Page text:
You don’t need a business degree to thrive in business, but a few classes on business management can save a lot of headaches and potential heartbreaks. Here are some tips:
- Check your local community college for courses on business management,
- Reach out to a local Chamber of Commerce for advice
- Seek out a business incubator. Business incubators are organizations designed to support new small business owners as they set out on new endeavors. By offering a mentor or coach, free tax advice, and help with appropriate licensing, a business incubator can help your business start on the right foot so that your horse business thrives.
Maximize Horse Business Income through Diversification
Although above, we have outlined three common models by which horse businesses make money, the most profitable equine businesses are those that can combine multiple income streams. For example, while paying only one farm mortgage and one liability insurance policy, a farm can exist as both a breeding operation and horseback riding stable- while also bringing a horse trainer on as an employee to offer horse training services. Even more additional horse business income can be gained through adding any of the following services:
- Pony parties (horse themed birthday parties on your farm or on location for a fee)
- Horseback riding camps for kids
- Horse themed retreats for adults
- Developing a working student model – where some of your barn’s labor is performed by students
- Content creation (can you make educational videos about your horse business for YouTube or your own blog? Success in this area can help support a horse business)
- Selling equipment to riders wholesale – while you may not want to open a full-scale tack store, if you have riders coming for horseback riding lessons, you have an entire market of people who need to buy helmets and other riding equipment. Purchasing these items wholesale and selling them at a profit can provide additional income.
- Horse retirement boarding – if you have acreage in a low cost of living part of the world, you may be able to make a profit by offering “horse retirement boarding”. This arrangement allows people from areas where it is very very expensive to board a horse (like New York, Florida, California, and other coastal areas) to retire their show horses to a safe, inexpensive home for the final years of their life.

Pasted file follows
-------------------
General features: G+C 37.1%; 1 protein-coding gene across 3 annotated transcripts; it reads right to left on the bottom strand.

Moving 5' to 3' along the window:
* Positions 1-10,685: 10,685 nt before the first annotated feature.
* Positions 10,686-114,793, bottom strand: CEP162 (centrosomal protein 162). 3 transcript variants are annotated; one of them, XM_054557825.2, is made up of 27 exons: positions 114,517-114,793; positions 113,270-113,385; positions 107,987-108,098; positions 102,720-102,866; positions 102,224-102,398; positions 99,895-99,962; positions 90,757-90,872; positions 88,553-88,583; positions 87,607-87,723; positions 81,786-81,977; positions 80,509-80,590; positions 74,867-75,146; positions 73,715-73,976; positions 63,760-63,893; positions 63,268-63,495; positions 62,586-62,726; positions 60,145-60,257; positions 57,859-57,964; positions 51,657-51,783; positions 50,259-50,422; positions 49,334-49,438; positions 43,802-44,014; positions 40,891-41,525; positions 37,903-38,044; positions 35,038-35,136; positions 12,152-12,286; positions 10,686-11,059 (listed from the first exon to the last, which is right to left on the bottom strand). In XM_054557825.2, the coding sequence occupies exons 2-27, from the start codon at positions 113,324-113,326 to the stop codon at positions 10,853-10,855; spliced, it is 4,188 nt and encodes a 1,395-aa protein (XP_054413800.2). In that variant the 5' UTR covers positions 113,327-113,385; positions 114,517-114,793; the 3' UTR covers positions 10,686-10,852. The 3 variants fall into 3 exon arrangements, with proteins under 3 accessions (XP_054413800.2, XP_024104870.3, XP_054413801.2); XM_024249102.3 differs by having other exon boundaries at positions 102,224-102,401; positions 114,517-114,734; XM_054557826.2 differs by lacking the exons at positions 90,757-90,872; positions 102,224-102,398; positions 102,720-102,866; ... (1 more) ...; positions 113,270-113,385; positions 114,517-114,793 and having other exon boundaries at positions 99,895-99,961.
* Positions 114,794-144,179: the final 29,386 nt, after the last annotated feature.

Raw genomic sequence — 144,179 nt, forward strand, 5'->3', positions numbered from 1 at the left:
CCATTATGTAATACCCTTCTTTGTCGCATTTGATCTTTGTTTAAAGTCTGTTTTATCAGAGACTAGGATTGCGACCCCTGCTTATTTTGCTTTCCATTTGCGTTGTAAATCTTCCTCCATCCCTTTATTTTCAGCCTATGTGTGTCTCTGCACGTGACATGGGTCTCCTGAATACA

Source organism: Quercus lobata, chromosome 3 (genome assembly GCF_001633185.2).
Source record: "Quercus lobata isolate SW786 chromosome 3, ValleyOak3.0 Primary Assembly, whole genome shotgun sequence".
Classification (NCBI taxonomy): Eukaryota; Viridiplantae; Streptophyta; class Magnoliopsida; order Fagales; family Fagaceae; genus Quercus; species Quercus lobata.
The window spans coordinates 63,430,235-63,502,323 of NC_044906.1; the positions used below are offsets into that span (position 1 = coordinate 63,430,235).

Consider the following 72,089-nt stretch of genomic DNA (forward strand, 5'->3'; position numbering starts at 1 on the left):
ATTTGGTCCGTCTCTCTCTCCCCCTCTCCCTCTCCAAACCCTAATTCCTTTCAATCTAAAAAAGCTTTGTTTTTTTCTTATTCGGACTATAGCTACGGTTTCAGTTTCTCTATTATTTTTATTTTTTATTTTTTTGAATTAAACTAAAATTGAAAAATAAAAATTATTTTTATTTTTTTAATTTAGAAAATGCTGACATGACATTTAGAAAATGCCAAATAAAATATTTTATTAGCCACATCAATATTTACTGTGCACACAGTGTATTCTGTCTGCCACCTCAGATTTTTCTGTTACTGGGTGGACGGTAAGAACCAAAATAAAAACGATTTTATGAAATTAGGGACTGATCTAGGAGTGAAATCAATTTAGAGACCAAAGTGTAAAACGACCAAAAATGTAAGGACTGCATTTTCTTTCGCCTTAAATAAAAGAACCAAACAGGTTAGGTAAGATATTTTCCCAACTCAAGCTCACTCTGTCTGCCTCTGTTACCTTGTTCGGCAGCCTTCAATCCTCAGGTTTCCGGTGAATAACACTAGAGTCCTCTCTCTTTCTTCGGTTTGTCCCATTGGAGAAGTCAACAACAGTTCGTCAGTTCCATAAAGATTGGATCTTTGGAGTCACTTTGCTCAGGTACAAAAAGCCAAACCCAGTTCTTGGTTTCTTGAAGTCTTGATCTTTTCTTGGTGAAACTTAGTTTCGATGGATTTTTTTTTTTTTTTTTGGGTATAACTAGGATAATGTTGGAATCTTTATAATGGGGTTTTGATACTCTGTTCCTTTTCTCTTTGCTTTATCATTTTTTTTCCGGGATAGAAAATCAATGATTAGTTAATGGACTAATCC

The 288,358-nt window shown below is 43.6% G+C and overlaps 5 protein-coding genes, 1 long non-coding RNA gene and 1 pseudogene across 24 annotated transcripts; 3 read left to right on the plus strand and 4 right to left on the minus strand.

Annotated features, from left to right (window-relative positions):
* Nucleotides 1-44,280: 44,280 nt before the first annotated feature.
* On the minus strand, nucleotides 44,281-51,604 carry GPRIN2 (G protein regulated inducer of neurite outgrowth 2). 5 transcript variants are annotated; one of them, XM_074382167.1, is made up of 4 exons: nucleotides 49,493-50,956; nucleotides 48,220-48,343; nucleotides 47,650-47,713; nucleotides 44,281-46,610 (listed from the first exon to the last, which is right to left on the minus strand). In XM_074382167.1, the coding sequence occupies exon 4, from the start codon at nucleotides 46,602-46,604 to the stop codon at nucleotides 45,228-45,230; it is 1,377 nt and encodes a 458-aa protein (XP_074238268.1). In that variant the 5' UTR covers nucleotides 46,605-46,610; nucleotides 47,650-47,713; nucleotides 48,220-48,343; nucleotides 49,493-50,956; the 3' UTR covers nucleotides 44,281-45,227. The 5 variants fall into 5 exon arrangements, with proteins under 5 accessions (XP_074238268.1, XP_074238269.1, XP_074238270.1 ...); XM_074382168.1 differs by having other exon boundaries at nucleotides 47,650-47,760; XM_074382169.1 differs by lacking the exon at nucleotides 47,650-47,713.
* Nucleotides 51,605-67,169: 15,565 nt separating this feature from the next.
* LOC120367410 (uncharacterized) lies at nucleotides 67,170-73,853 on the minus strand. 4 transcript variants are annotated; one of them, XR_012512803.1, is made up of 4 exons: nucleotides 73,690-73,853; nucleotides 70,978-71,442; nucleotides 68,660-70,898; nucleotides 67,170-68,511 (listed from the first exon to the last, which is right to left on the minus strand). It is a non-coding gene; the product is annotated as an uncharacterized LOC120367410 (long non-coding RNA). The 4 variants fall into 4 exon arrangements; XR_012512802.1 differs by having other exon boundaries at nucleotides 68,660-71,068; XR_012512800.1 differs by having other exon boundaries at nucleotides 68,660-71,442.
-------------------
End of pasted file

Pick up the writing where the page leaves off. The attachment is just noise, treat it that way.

- Boarding for short-term travel boarding – if your farm is located near a major highway or interstate, you may be able to boost income by offering stalls or corrals with a per-day rate. Many horse owners travel across the country for shows, trail rides, and equestrian events. These travelers are often looking for a place to unload their horses during multi-day journies. If you have a space that can be converted to housing for humans and rented per night as a bed-and-breakfast or Airbnb, you can boost your profit even further.
- Hosting events. If you’ve invested in a good arena – especially a covered arena – you can bring in an extra profit by renting the facility to event organizers for horse shows, rodeos, and livestock events.
- Wedding venue. Rustic weddings are still chic, and if your horse business has the right aesthetic, you may be able to host weddings in your barn, hay barn, or even a pasture with an idyllic view.
All of these are great ways to supplement the income of horse businesses so that your horse business makes a profit and stays in business long-term, helping to promote equestrian hobbies and provide access to horses for people in your region.